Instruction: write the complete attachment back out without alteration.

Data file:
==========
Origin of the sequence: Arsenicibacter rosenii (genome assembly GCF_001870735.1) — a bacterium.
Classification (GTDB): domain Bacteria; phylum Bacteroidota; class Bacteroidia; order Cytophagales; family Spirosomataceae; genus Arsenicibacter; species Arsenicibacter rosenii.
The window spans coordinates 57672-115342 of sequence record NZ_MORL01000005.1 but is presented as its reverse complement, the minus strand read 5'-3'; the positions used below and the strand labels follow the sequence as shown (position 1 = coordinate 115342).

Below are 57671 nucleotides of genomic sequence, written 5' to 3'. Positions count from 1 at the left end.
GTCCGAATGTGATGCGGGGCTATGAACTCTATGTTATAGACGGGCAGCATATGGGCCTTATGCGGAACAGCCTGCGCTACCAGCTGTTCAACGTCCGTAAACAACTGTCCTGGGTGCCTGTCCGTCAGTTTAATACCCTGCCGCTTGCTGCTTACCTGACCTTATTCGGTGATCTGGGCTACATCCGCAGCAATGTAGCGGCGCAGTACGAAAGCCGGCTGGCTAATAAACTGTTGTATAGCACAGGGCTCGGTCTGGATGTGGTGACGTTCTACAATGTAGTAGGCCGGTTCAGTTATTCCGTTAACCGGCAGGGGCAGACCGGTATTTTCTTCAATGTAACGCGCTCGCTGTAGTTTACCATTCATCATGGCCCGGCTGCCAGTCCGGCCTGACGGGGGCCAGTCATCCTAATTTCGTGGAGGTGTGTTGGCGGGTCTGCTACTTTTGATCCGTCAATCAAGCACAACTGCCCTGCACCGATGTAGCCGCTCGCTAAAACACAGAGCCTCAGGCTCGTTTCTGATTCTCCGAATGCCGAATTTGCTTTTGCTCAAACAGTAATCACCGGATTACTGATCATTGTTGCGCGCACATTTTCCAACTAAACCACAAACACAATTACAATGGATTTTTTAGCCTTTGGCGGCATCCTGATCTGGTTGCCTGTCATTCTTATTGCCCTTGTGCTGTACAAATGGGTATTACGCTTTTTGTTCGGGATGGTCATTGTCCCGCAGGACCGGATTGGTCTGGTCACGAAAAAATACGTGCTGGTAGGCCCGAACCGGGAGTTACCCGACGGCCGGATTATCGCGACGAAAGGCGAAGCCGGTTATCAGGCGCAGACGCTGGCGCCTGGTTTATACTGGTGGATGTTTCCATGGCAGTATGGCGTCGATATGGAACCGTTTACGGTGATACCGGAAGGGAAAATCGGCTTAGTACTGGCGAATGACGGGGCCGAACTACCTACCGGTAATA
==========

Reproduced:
Origin of the sequence: Arsenicibacter rosenii (genome assembly GCF_001870735.1) — a bacterium.
Classification (GTDB): domain Bacteria; phylum Bacteroidota; class Bacteroidia; order Cytophagales; family Spirosomataceae; genus Arsenicibacter; species Arsenicibacter rosenii.
The window spans coordinates 57672-115342 of sequence record NZ_MORL01000005.1 but is presented as its reverse complement, the minus strand read 5'-3'; the positions used below and the strand labels follow the sequence as shown (position 1 = coordinate 115342).

Below are 57671 nucleotides of genomic sequence, written 5' to 3'. Positions count from 1 at the left end.
GTCCGAATGTGATGCGGGGCTATGAACTCTATGTTATAGACGGGCAGCATATGGGCCTTATGCGGAACAGCCTGCGCTACCAGCTGTTCAACGTCCGTAAACAACTGTCCTGGGTGCCTGTCCGTCAGTTTAATACCCTGCCGCTTGCTGCTTACCTGACCTTATTCGGTGATCTGGGCTACATCCGCAGCAATGTAGCGGCGCAGTACGAAAGCCGGCTGGCTAATAAACTGTTGTATAGCACAGGGCTCGGTCTGGATGTGGTGACGTTCTACAATGTAGTAGGCCGGTTCAGTTATTCCGTTAACCGGCAGGGGCAGACCGGTATTTTCTTCAATGTAACGCGCTCGCTGTAGTTTACCATTCATCATGGCCCGGCTGCCAGTCCGGCCTGACGGGGGCCAGTCATCCTAATTTCGTGGAGGTGTGTTGGCGGGTCTGCTACTTTTGATCCGTCAATCAAGCACAACTGCCCTGCACCGATGTAGCCGCTCGCTAAAACACAGAGCCTCAGGCTCGTTTCTGATTCTCCGAATGCCGAATTTGCTTTTGCTCAAACAGTAATCACCGGATTACTGATCATTGTTGCGCGCACATTTTCCAACTAAACCACAAACACAATTACAATGGATTTTTTAGCCTTTGGCGGCATCCTGATCTGGTTGCCTGTCATTCTTATTGCCCTTGTGCTGTACAAATGGGTATTACGCTTTTTGTTCGGGATGGTCATTGTCCCGCAGGACCGGATTGGTCTGGTCACGAAAAAATACGTGCTGGTAGGCCCGAACCGGGAGTTACCCGACGGCCGGATTATCGCGACGAAAGGCGAAGCCGGTTATCAGGCGCAGACGCTGGCGCCTGGTTTATACTGGTGGATGTTTCCATGGCAGTATGGCGTCGATATGGAACCGTTTACGGTGATACCGGAAGGGAAAATCGGCTTAGTACTGGCGAATGACGGGGCCGAACTACCTACCGGTAATA